Tuesday 6 December 2016

Ireland can 'opt-out' of housing migrants under EU quota plan

Published 13/05/2015 | 08:07

The Le Eithne - an Irish Navy vessel assisting with the ongoing refugee crisis
The Le Eithne - an Irish Navy vessel assisting with the ongoing refugee crisis

Ireland will not be obliged to join the European Union’s planned quota scheme for housing migrants.

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The European Commission has amended part of its migrant strategy in the face of opposition from a number of member states about legal aspects of the proposal.

Now the UK, Ireland and Denmark will not be required to take part in any quota scheme for housing migrants despite the surge in Mediterranean migrants.

Read More: We won't send rescued migrants home against their will, says EU

The amendment means that, under EU law, the UK and Ireland can not be compel to join the measure, and instead, will have three months to decide on whether or not to participate.

Denmark has a blanket "opt-out" from the relevant treaty clause.

Speaking on Tuesday, a spokeswoman for the European Commission confirmed the changes to the “European Agenda on Migration", the policy intended to beef up the EU's laws for handling migrants.

Read More: It is no time for heel-dragging - lives are waiting to be saved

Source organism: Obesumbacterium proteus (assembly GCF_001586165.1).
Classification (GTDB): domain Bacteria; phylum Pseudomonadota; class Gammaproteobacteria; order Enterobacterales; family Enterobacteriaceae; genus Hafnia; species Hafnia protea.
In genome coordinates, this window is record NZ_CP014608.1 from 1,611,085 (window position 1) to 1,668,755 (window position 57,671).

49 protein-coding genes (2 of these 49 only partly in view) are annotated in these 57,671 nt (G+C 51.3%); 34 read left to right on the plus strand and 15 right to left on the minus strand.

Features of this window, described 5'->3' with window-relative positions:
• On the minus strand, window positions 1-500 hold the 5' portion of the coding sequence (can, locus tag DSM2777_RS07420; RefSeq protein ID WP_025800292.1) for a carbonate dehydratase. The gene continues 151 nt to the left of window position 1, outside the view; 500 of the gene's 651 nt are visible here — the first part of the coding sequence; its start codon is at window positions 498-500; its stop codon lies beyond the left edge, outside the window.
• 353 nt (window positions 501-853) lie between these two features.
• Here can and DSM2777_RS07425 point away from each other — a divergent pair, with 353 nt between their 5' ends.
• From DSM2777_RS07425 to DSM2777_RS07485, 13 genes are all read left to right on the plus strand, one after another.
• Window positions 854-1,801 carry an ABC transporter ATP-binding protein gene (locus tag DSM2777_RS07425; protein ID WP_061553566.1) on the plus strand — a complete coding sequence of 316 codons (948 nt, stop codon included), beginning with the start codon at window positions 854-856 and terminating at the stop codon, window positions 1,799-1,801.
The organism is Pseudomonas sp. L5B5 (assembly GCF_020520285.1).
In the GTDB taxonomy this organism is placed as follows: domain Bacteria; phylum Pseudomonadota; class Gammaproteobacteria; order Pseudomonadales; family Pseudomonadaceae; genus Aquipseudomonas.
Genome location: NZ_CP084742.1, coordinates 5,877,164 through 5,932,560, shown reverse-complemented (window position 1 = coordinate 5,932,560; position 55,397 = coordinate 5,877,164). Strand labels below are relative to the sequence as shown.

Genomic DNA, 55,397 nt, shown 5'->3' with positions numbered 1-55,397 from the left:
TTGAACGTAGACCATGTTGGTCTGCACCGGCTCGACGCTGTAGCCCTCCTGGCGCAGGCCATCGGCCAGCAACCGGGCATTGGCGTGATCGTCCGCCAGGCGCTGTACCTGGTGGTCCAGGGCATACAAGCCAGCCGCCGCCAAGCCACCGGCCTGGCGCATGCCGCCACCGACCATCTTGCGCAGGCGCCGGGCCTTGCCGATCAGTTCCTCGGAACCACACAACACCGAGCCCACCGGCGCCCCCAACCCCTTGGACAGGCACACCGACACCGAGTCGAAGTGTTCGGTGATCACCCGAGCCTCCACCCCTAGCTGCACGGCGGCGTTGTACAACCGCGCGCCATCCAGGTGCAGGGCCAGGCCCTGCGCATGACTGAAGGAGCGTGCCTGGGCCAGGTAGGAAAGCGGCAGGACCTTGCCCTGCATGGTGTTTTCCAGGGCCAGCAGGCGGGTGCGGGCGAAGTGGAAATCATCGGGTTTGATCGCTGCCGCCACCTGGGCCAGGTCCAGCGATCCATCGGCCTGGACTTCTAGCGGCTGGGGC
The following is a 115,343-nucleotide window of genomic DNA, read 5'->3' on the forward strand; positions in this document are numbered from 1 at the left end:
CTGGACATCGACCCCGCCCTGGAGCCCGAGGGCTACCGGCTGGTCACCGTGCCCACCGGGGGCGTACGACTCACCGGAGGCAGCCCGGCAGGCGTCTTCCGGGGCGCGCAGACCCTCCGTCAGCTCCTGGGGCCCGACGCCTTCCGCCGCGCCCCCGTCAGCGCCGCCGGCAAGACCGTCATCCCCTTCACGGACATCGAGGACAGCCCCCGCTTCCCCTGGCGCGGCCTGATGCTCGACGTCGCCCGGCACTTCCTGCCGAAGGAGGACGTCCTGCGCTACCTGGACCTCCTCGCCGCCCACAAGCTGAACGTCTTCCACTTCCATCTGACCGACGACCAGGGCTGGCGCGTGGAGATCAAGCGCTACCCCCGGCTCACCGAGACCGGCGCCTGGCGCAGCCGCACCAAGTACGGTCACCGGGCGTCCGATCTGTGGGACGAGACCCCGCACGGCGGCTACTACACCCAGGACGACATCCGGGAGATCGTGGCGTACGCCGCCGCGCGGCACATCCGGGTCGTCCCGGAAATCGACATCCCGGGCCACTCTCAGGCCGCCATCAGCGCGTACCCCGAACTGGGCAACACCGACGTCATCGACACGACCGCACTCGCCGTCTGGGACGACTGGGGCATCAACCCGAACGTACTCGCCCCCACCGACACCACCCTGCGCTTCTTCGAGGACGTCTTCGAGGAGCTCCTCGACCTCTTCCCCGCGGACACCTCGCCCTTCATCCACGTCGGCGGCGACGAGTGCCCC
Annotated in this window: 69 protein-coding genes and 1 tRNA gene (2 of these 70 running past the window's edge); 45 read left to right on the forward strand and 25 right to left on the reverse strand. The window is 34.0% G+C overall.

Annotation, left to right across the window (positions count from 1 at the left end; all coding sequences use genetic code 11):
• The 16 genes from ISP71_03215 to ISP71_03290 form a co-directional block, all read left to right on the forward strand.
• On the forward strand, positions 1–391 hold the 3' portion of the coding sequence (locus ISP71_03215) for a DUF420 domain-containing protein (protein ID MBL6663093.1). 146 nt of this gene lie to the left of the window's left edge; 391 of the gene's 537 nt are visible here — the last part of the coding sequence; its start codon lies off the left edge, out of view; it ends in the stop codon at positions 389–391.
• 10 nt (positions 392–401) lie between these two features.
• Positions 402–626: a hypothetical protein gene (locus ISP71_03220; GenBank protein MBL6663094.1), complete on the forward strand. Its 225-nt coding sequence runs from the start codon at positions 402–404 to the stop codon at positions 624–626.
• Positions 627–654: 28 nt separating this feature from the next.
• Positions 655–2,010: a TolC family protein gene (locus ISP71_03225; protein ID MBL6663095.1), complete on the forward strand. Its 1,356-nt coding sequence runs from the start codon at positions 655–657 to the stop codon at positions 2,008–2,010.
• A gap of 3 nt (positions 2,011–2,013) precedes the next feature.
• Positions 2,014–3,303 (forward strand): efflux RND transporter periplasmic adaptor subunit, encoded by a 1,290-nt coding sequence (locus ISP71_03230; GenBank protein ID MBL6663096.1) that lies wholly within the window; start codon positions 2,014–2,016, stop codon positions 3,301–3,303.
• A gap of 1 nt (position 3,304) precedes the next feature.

The migration policy document is to be unveiled on Wednesday.

Following opposition from some member states, most notably the UK and Hungary, the proposal to activate the “temporary protection directive”, which would have granted emergency refugee status to migrants, has been dropped.

Instead, the controversial proposal to relocate migrants who have arrived in the EU will be proposed under Article 78.3 of the Treaty of the Functioning of the European Union.

This provision allows EU members can come to the aid of each other in a migration emergency.

However neither Ireland or the UK are part of the Schengen zone - the agreement, which allows travel across the EU without the need for visas or passports.

Both countries instead maintain a Common Travel Area with passport-free travel for their citizens.

Read More: France backs migrant quotas call

The agreement, which allows travel across the EU without the need for visas or passports, does not extend across the English Channel or the Irish Sea.

Italy, Greece, Cyprus and Malta have borne the brunt of the recent upsurge in migrants crossing the Mediterranean and have called on their EU peers to take up more of the burden.

On Tuesday, the EU statistics agency Eurostat said that EU member states granted protection to more than 185,000 asylum seekers last year, an increase of nearly 50 pc over 2013.

The United Nations estimates 60,000 people have already tried to cross the Mediterranean this year, with over 1,800 have died trying.

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